December 19, 2009

JAPAN: For many, no final resting place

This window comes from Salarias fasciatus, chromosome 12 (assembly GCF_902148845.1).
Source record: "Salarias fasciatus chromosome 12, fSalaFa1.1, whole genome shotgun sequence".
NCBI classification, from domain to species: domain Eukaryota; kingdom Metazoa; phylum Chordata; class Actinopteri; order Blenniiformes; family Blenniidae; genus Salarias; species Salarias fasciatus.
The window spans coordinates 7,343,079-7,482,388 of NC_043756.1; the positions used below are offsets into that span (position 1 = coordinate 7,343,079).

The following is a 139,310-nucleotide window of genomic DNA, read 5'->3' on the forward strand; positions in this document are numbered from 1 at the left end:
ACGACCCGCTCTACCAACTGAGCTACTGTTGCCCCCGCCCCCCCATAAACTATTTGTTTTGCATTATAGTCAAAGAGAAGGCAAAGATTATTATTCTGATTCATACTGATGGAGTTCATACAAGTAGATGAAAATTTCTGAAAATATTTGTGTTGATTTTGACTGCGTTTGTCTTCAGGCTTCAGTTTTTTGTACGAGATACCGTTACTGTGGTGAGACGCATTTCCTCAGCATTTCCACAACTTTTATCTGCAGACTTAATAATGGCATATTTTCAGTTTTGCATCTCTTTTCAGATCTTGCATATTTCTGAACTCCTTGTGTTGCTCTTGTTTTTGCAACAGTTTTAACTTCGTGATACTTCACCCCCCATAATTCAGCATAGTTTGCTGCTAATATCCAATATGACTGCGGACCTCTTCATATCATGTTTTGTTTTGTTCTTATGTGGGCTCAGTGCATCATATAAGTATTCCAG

. TOKYO, Japan / The Japan Times / Life in Japan / December 19, 2009 A survey finds 40% of Tokyo residents have no burial plot By Shigemi Kotaka, Kyodo News About 40 percent of Tokyo residents who responded to a metro government questionnaire say they have no burial plot and their hometown is just too far away to consider as a final resting place. In the heart of Tokyo, it costs nearly ¥10 million to purchase a 3-sq.-meter cemetery plot in perpetuity. With the rapid influx of people into cities, the situation surrounding graves has undergone drastic change. While demand for graves has been weakening in less-populated areas of the country, it is growing in urban areas. Side by side: A woman visits her family plot at Nerima Nemunoki Garden in Tokyo in October. Kyodo Photo According to the questionnaire, 30 percent of respondents said they want a family plot, while 22 percent said they want a grave for use by blood relatives only. It also found 41 percent of respondents do not own a burial plot, and 61 percent would like one. The number of respondents was not provided. In Tokyo, 18,000 new graves were needed each year for the 20 years up to 2004, but only 8,000 were available annually. There are indications that there will be a shortage of final resting places for the next 50 years or more. A nationwide association of stone dealers said the average purchase price of a grave in fiscal 2009 hit an all-time low of about ¥1.7 million due to the recession. At the Metropolitan Aoyama Cemetery in a prime location of Tokyo, there were more than 30 times more applications than plots available for 3-sq.-meter-wide graves that can be purchased in perpetuity for prices ranging from ¥9.5 million to ¥9.8 million. In Saitama Prefecture, graves of a similar size are available at about one-tenth the price. However, 76 percent of respondents to the questionnaire said that in selecting a burial plot, they would take into consideration proximity and convenience of access. A Tokyo Metropolitan Government official said the number of small-scale cemeteries of 1,000 to 2,000 sq. meters in size developed on the site of former parking lots or industrial plants will increase in the future. The land can be obtained easily and the business can be put on a stable footing quickly. The welfare ministry said that while these cemeteries are managed chiefly by municipal governments, many have actually been developed by religious organizations. While the ministry believes cemeteries are "necessary facilities," residents living near them are less receptive, requiring closer coordination between developers and local residents. Meanwhile, a survey by the Japan Consumers Association found that in Hokkaido, some people say a grave is not necessary as remains are customarily placed in a charnel house. On the other hand, in Okayama, Shimane and Nagano prefectures, there are many individual graves. Then there are growing numbers of people wishing their ashes to be scattered or who favor group burial. Taking these issues into account, and factoring in the nation's declining birthrate, it looks like getting the grave equation right will be an issue for many years to come. [rc] (C) The Japan Times